Updated: How do clubs tend to fare from one season to the next?

Today I’m updating a relatively simple set of graphics from a few seasons back, which set a baseline expectation for how each club could perform next season based on how they did last time. What I’ve done is taken every set of league tables since the most recent change to the current promotion / relegation structure (in 2002/03, giving 14 seasons’ worth of data) and tracked how every club moved between consecutive seasons.

Obviously we can’t use this to predict anything about a specific club, but the precedent that’s been set gives us a general sense for how fluid each of the top four English divisions are from one season to the next, plus how above (or below) average a specific club would have to perform to finish in each section of the table next time around.

The way to read them is to start with one of the labels in the first column and then read across the row to see what percentage of clubs finishing in a specific part of the table ended up in each section the following season.

Premier League

Starting in the top left by way of an example, 21% of the clubs who won the Premier League title went on to win it again the following season while a further 57% ended up somewhere else in the top four.

The numbers are almost identical for teams finishing elsewhere in the Champions League places: just shy of four in every five of them have finished there again the following season.

Only a shade over one in three clubs who survived a season in the bottom half of the table manage to break into the top half the following year, while the survival rate for newly-promoted teams in their first season is slightly better than 50:50.

Championship

Below the top flight things are noticeably more fluid. For starters, only half of the sides relegated from the Premier League finished in the Championship top six at the first time of asking, with 29% making an immediate return while a further 21% lost in the play-offs. Incidentally the red “2%” at the end of the first row is one club: Wolves’ double relegation in 2012/13.

At the other end of the table, newly-promoted clubs have actually managed a slightly better survival rate in recent years than those who finished in the bottom half the year before, with a greater share of them securing a top half berth the following year too.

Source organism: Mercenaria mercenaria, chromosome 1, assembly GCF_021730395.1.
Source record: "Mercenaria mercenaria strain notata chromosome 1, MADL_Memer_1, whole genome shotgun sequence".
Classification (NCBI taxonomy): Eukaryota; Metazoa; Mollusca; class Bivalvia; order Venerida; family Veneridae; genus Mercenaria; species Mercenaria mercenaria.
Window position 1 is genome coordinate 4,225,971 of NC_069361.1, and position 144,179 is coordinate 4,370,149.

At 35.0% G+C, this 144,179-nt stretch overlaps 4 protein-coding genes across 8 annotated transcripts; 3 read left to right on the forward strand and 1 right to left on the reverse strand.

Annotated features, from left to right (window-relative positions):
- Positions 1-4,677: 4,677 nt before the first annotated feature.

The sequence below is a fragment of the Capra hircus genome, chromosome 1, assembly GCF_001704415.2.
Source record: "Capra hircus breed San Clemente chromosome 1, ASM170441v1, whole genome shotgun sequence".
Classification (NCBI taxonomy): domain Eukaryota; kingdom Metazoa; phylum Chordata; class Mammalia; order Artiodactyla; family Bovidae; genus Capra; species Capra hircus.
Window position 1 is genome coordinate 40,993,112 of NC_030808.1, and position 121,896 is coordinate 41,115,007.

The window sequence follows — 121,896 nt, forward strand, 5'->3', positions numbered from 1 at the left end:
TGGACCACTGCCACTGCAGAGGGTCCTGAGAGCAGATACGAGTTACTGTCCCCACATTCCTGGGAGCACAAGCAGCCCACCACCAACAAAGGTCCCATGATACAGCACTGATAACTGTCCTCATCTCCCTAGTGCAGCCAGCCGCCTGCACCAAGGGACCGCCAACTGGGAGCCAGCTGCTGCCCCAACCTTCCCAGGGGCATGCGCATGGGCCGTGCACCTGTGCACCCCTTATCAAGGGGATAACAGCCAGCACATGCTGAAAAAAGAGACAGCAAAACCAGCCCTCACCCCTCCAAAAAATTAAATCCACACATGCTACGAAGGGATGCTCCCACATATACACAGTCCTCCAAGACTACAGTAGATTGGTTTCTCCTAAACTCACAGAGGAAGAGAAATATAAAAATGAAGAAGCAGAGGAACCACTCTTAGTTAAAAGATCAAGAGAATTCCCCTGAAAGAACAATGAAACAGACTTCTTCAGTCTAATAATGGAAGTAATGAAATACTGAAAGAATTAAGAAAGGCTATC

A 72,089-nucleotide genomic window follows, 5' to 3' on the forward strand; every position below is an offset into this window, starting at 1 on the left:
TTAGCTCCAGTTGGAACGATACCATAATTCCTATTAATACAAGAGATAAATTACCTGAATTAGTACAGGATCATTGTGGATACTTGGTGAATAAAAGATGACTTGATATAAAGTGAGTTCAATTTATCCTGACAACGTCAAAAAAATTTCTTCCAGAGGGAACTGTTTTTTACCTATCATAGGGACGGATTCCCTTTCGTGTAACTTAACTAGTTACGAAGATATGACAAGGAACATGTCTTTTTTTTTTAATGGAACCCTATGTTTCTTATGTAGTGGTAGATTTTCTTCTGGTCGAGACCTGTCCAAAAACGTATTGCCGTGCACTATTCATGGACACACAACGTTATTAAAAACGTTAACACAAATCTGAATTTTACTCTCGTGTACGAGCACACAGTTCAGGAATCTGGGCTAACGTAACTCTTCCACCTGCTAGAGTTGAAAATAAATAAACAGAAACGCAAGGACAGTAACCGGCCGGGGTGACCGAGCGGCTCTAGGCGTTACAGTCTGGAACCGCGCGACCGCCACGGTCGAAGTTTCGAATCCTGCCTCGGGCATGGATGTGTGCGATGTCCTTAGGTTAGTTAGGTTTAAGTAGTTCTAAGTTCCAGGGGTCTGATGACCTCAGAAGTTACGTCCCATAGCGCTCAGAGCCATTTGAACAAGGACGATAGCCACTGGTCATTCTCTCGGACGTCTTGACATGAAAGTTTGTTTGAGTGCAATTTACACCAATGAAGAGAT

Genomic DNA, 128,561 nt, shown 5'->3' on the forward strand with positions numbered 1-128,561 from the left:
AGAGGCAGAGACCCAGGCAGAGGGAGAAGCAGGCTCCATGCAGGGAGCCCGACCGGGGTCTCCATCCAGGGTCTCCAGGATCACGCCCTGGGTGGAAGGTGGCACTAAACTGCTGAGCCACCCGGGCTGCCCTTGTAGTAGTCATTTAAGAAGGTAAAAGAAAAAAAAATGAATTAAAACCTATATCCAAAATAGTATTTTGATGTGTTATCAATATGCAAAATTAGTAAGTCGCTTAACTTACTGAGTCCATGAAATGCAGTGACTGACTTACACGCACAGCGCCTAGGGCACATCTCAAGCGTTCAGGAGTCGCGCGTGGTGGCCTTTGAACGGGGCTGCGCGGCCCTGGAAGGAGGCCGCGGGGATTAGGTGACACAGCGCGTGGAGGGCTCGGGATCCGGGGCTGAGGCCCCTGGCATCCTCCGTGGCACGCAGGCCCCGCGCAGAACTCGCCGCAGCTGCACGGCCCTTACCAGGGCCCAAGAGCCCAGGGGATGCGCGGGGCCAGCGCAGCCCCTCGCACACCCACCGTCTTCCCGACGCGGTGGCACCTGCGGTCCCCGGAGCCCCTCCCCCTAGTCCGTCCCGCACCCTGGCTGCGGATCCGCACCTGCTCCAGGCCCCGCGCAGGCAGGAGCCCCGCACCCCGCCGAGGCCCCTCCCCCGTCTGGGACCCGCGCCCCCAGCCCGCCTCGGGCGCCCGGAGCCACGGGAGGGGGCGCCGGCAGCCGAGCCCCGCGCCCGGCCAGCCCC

League 1

Bouncing back has been tougher for teams relegated from the Championship, with just over a third finishing in the top six and nearly half (31% + 14% = 45%) ending up in the bottom half of the table.

Again we find that teams coming up from the division below fare better than those who ended up in the bottom half the previous year: a greater share of newly-promoted sides end up finishing somewhere in the top half (adding the green and yellow bubbles up) and avoiding relegation.

League 2

Finally to League 2, where we have some zeroes for the first time since the Premier League graphic, although this is less surprising given that they all refer to teams moving to or from the National League. As there are only two slots available, compared to three or four higher up the ladder, there are fewer teams to spread across the categories.

The first thing that strikes me is that half of all teams relegated from League 1 have finished their first season in the bottom half of the table (45% + 5%) and only just over a quarter (20% + 7%) managed to secure one of the top seven spots.

It’s also interesting that while just over three in every five newly-promoted teams have finished their first season at this level in the bottom half of the table, none have gone straight back down and one in every five goes straight up to League 1. On average the 28 teams in this sample finished 13th, which is pretty impressive going and says a lot about the closing gap between the National League and the EFL.

 


 

Note: Numbers in some rows might not add up perfectly to 100% due to rounding.